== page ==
COLUMBUS, Ohio — It’s not a knock on Bowling Green or Tulsa to suggest that the Ohio State defense, which held those two high-powered offenses of a year ago to a combined six points, hasn’t had its first real test yet in 2016.
It’s also not wise to assume that just because Ohio State faced two teams that appear to be a notch below them talent-wise that the Buckeyes aren’t a really good defensive unit.
The truth is, we’re just really not sure what’s what yet. There’s a pretty good chance that uncertainty, one way or another, comes to an end on Saturday night in Norman, Okla. Ohio State coach Urban Meyer thinks so and admitted as much on Monday during his weekly news conference, though he was careful not to denigrate the Buckeyes’ last two opponents.
“The two [teams] we’ve faced, they’re both going to win games,” Meyer said. “This one’s real, real real.”
To win this game — a real, real game — the Buckeyes are going to have to find ways to improve upon what’s been a pretty good start to the season. In its first two games, Ohio State has surrendered just 216 yards per contest, but Oklahoma, led by quarterback Baker Mayfield, is a totally different beast.
The Sooners have amassed 1,033 yards in their first two games and Mayfield is completing an impressive 72 percent of his passes, throwing five touchdowns with no interceptions. Ohio State’s young secondary could get a test from Mayfield, who finished fourth in the 2015 Heisman Trophy voting, and a talented group of wide receivers that can stretch the field and work in traffic.
To stop Mayfield and the Sooners, the Buckeyes will have to keep it simple.
“For us, it would be the tackle. You can’t miss a tackle,” Ohio State junior linebacker and captain Raekwon McMillan said Monday. “It’s down to the fundamentals, taking on blocks, getting off blocks, changing the math, somebody getting off a block and making a play, or if you’re in the open field with a good player like Joe Mixon, Samaje Perrine or Baker Mayfield, you’ve just got to make a tackle.”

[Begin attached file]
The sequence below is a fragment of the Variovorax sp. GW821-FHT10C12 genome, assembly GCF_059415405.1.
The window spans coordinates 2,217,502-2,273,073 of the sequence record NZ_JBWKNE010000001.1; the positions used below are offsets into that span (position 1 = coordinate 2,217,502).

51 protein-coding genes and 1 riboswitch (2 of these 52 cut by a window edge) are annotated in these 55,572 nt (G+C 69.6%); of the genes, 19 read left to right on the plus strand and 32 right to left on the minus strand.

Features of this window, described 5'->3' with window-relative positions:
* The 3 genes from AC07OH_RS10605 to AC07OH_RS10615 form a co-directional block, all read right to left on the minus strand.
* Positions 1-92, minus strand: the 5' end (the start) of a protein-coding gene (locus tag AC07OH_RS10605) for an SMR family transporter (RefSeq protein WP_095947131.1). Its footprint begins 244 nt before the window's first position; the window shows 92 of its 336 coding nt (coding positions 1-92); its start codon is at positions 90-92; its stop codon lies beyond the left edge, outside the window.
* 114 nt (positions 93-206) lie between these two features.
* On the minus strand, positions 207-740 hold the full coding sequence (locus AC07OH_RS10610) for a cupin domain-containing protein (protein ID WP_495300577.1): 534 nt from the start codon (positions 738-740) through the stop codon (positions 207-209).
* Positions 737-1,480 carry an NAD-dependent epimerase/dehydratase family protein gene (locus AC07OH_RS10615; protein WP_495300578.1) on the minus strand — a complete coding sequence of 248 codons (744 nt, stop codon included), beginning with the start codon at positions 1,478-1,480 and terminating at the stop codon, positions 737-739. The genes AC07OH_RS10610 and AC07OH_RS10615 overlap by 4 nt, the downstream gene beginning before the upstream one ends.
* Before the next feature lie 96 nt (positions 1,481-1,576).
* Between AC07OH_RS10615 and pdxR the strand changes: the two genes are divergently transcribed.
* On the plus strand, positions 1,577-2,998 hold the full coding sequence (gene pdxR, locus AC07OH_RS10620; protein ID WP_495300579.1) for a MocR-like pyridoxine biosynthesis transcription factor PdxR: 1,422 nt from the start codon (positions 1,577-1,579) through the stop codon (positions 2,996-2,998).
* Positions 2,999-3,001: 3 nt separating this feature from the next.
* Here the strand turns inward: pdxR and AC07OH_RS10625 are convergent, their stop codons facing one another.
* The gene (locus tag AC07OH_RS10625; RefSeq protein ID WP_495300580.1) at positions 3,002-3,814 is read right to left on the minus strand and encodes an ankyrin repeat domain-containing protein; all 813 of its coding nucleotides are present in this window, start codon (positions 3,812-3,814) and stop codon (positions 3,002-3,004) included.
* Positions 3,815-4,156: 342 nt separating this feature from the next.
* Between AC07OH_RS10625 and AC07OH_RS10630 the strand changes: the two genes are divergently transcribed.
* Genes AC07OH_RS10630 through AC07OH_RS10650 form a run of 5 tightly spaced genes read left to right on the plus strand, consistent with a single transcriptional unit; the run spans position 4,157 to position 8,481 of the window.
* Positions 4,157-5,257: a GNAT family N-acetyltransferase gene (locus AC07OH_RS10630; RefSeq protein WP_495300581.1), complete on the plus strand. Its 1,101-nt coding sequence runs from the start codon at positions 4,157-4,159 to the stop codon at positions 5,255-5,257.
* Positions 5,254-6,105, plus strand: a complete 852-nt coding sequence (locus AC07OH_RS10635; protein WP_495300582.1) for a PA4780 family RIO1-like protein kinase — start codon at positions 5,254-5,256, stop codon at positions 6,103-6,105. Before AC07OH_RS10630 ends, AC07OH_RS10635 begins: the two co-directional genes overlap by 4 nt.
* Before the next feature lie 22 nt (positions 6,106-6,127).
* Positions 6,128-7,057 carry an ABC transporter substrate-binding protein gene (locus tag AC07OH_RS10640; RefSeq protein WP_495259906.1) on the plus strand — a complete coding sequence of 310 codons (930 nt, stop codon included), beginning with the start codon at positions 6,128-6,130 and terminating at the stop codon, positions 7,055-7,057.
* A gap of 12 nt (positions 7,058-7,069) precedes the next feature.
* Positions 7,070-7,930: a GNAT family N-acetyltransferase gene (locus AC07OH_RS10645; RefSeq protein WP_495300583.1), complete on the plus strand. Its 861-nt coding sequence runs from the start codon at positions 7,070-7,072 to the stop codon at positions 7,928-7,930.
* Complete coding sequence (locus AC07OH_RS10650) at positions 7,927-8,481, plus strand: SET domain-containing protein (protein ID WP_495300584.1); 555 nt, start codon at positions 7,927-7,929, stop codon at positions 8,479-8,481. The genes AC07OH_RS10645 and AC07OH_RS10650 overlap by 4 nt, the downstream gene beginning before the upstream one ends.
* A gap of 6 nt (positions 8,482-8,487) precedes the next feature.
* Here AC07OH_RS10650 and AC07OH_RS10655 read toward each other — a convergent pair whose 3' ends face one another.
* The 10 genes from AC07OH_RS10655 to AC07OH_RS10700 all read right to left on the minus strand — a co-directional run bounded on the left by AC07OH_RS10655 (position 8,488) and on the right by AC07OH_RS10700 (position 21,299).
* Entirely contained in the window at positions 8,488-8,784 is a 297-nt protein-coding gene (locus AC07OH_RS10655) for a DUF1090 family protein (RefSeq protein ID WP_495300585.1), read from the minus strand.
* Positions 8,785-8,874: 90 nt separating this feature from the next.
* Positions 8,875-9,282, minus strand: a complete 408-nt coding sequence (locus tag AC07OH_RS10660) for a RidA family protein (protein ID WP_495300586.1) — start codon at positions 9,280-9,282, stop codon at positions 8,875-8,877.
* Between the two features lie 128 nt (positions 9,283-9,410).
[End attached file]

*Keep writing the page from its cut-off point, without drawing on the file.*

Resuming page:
When it comes to a player like Mayfield, that is far easier said than done. Ohio State co-defensive coordinator Greg Schiano compared the 6-foot-1, 212-pound redshirt junior to — prepare yourselves — Brett Favre for his ability to extend a play and to make something out of nothing.
“It’s not just what he can do at quarterback, they have a really good scheme. They have an integrated run game with their pass game. I think what makes him most dangerous is when a play breaks down, he can create things,” Schiano said of Mayfield. “He scrambles, but he scrambles to throw the ball down the field. He does a very good job of keeping his eyes downfield.
“I think what’s occurred there over time is that their offensive line and receivers know he’s great at doing that, so they really work hard at finishing plays. We’re going to really have to maintain discipline in our pass rush lanes. We’re going to have to have discipline when he begins to scramble, plastering out on receivers. Eye discipline is going to be critical this week in the secondary and linebackers. He’s a fine player.”
The Ohio State coaching staff has made it no secret that they’ve been pleased with the way their defense has responded at the start of the 2016 season. But, again, this is different. This isn’t Bowling Green, this isn’t Tulsa and this isn’t Ohio Stadium.
How this inexperienced group responds early against Oklahoma can set the tone for the rest of 2016. Schiano believes the pieces are in place to do something special and now it’s just about getting it done.
“It’s going to be a totally different setting. We’re going to be away from home, playing a historically great program. This is big boy football,” he said. “Do we know how they’re going to respond? No. A lot of these guys have never been in that situation. A few of them have, but a lot of them haven’t.
“What you do as a coach is just try to prepare them as best you can, and then you have faith that you recruited the right guys. I believe we did. I believe we have the right people here. That gap between knowing and doing is the biggest gap there is. We have to go do it.”
Of course, Ohio State has a fine quarterback of its own in J.T. Barrett. The Buckeyes’ redshirt junior Heisman candidate quarterback plays with a similar — though perhaps more controlled — style than Mayfield. That will help the Buckeyes as they look to bridge Schiano’s gap between knowing and doing. As they prepare for the Sooners, Barrett and a versatile Buckeyes offense tests the Silver Bullets every day, but there are differences between the Barrett and Mayfield. There’s actually one big difference, according to Buckeyes defensive end Sam Hubbard.
“You know we can’t hit J.T.,” Hubbard joked on Monday. “Baker Mayfield is hard to bring down. I know we are going to have scout team guys that are going to do a great job for us and that’s how we will prepare. I watched some film. I’m about to go watch some more this afternoon. He’s very elusive and very quick.
“He’s kind of staying in the pocket more this season than he has in the past, but once he feels that gap or that pressure, he can really take off, so we have to contain the quarterback and work the scramble drill a lot. It’s going to be a good challenge.”
It’s going to be the first challenge of the season, if we’re being real. Real, real.